I see four major problems with Dennett's argument. First, he knows very little about religion. Second, he simply ignores most of the contrary data. Third, often his "new ideas" actually echo orthodox Christian insights, of which he appears entirely ignorant. And fourth, he overlooks a key phenomena -- awareness of God in primitive cultures.
(B) Justin - Religion more harm than good? That attitude seems to be new. Also, this “militant atheism“. Is it just against fundamentalism?
Me - When I hear the term “militant atheist” I can’t help but think of this cartoon. (Note: Brian links the cartoon at top.) If you compare what you think of with the term “Miltant Islamist” with “Militant Atheist”, it is quite clear there is a double-standard at work. The only “militant” part of atheists, even the most dogmatic ones, is that they have forceful arguments.
That certainly isn't it. As many observers have noted, if anything distinguishes this new crop of atheists, it is the weakness of their arguments.
What causes us to call them "militant," rather, is the refusal to admit the vast amount of good that the Judeo-Christian tradition has accomplished, a determination to dig up dirt even on Mother Teresa (by Christopher Hitchens, widely praised among Gnus), Richard Dawkins' infamous comments comparing teaching kids the Bible to child abuse, the general tone of almost everyone who posts in places like Pharyngula when they really go after someone . . . Those of us who have been on the receiving end, recognize the appropriateness of the term.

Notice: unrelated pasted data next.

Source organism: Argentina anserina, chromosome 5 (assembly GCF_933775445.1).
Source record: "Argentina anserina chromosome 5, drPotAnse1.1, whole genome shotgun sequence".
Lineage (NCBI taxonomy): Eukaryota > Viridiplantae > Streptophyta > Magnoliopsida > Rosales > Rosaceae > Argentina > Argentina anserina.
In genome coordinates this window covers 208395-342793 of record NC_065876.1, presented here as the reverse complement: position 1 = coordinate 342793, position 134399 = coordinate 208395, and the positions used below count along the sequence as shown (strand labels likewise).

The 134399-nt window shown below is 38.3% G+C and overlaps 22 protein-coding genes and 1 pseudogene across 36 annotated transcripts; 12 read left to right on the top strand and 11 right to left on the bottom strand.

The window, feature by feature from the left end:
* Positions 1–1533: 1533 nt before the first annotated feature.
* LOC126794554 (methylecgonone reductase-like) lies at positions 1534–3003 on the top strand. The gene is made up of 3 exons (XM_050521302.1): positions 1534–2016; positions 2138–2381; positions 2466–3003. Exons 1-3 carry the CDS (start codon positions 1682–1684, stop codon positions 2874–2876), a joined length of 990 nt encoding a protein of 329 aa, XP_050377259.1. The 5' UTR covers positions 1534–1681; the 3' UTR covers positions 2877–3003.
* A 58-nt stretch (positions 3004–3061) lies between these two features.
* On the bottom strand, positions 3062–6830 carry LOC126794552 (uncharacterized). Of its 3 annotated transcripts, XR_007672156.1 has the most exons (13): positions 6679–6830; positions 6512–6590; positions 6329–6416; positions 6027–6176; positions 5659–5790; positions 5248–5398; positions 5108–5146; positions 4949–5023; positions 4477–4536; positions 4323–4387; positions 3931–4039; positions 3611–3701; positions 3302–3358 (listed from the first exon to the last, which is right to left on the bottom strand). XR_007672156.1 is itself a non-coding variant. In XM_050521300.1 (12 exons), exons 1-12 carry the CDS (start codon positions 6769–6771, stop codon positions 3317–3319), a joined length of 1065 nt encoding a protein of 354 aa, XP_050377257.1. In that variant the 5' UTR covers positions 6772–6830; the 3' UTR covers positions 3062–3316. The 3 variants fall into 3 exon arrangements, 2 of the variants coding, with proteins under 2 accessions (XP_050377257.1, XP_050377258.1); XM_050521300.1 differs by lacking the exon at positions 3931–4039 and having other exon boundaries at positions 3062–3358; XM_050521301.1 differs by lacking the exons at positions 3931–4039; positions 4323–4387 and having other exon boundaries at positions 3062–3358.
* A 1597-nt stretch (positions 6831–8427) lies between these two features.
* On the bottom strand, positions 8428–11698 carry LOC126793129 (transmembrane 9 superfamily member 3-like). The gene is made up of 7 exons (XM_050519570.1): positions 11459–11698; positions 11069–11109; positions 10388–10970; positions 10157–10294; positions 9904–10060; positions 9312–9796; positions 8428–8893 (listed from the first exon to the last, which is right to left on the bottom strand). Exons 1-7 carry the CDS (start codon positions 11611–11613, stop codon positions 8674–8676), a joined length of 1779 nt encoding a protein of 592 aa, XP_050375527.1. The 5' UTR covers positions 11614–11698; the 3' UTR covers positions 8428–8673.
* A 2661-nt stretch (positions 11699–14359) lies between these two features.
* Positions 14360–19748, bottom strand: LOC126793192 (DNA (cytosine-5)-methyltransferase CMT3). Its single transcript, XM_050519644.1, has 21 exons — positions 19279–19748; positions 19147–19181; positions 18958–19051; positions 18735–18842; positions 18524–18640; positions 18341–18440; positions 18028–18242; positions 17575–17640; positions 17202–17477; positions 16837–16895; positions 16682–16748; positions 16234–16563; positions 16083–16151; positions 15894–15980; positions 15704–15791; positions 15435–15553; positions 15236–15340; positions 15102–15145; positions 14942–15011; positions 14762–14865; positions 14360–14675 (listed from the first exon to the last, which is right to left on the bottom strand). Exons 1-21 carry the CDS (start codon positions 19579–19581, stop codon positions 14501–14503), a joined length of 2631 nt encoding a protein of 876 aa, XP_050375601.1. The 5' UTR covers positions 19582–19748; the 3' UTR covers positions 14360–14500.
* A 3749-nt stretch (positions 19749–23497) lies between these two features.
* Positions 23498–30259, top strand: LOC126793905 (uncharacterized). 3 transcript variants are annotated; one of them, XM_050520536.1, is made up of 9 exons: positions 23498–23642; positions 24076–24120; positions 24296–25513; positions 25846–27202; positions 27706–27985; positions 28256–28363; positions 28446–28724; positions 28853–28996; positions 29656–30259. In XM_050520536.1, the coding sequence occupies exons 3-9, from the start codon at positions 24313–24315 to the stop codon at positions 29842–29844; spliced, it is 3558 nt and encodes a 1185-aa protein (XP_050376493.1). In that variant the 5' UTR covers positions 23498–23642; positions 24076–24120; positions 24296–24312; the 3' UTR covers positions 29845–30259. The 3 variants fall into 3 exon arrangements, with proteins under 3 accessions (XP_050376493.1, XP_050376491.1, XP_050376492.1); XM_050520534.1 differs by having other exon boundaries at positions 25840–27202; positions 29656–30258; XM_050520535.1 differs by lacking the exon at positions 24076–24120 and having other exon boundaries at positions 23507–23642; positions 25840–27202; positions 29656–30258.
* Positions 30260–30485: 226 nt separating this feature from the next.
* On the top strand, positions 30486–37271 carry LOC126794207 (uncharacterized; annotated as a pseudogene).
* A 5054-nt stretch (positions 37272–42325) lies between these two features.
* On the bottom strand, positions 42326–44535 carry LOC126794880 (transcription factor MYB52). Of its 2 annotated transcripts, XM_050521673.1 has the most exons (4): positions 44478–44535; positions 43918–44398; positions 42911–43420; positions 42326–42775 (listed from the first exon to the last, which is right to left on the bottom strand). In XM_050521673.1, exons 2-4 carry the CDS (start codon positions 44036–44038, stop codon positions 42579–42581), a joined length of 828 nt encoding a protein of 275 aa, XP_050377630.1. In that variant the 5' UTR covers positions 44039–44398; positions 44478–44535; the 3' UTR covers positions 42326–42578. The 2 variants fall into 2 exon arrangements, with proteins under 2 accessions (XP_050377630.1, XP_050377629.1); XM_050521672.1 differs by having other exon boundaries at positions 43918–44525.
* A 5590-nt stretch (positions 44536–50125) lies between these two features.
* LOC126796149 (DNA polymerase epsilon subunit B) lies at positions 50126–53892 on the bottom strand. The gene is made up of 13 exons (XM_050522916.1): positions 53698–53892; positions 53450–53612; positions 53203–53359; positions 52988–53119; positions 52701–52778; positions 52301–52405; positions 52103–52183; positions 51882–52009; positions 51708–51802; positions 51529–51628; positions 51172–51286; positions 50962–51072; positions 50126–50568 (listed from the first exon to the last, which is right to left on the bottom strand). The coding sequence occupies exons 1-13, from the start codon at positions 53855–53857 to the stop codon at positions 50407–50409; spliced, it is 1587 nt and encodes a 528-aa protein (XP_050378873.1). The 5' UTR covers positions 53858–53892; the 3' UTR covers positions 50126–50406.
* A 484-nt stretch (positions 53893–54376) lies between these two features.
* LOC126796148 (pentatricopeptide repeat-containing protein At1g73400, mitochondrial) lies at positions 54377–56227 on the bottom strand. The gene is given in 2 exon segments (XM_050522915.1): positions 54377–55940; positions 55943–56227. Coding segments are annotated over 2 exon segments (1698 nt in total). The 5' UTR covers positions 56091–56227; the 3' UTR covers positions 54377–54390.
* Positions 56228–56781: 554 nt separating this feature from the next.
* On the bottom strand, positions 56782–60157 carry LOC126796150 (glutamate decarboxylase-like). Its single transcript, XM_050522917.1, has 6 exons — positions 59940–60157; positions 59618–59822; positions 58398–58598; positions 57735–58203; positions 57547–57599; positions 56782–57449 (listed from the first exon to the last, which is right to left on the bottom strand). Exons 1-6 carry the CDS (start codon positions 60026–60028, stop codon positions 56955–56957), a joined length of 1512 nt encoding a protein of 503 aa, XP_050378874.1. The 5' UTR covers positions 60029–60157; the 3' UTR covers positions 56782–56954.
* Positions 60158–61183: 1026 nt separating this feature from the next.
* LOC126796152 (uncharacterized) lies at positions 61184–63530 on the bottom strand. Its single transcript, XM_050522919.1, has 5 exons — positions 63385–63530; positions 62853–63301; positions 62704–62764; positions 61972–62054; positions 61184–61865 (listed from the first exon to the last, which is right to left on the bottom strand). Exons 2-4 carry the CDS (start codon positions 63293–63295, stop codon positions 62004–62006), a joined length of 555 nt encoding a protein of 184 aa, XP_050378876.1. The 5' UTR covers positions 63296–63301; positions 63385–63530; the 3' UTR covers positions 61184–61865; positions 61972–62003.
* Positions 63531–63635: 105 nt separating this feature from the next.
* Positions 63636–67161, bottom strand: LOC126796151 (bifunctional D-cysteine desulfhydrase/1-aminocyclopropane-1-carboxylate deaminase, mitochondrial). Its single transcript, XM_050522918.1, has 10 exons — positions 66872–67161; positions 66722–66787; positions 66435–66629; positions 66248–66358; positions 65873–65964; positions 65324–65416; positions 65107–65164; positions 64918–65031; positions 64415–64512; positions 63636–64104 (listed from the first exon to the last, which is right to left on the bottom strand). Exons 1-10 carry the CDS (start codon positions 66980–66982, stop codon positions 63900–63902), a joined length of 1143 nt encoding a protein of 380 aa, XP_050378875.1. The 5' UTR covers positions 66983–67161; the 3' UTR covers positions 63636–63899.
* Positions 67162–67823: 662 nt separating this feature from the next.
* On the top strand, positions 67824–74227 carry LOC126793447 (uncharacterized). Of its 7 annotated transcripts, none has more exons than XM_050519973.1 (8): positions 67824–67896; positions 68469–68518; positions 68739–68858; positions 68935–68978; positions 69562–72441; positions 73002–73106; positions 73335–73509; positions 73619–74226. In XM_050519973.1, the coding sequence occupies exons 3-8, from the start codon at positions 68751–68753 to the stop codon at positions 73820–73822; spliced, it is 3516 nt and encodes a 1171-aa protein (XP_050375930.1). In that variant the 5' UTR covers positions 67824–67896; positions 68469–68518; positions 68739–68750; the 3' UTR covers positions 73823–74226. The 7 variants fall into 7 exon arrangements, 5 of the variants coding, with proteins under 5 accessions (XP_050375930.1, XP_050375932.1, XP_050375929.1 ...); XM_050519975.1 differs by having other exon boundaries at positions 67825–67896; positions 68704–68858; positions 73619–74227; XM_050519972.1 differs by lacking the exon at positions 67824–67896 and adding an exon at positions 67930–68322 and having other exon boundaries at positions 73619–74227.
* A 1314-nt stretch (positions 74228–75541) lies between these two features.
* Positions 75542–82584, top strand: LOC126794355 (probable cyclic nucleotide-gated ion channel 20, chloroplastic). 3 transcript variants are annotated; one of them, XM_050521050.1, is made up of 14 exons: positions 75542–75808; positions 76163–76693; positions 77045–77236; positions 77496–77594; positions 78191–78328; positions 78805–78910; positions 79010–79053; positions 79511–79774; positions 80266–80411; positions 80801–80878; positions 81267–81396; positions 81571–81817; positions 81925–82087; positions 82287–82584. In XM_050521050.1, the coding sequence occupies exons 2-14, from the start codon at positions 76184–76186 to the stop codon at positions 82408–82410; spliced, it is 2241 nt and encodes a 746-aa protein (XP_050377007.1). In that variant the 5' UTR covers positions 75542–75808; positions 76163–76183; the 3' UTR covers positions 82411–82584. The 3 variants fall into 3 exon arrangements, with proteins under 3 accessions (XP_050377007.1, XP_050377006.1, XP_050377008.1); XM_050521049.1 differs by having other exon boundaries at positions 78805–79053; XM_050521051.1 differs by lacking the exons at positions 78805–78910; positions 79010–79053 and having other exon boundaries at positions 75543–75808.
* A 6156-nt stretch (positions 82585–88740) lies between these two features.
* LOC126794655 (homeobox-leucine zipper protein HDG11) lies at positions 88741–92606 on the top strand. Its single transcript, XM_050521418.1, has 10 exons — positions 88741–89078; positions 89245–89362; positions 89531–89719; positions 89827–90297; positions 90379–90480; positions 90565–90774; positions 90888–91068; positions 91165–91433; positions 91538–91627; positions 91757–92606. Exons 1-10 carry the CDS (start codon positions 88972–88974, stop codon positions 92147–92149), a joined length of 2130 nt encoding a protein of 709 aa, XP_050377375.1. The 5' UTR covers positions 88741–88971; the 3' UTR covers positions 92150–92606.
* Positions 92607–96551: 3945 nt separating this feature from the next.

As for the cartoon (above), it ought to shame any historically-aware atheist. The fact of the matter is, even if we forget Gulag, the Cultural Revolution, the Killing Fields, and that hell-hole called North Korea, all creations of "militant atheists" (in the Soviet Union, they even called one gang the League of Militant Atheists -- that was their term), have more people been killed by angry Christian terrorists per Christian in recent years, or by angry atheist terrorists? Timothy McVeigh was an agnostic, that would count when atheists take census for the purpose of expanding their ranks. The Unabomber appears to have been an atheist. The Tamil Tigers, who do more of this sort of thing than almost anyone, may be as well, according to this report (I'm not that familiar with the group's ideology, myself).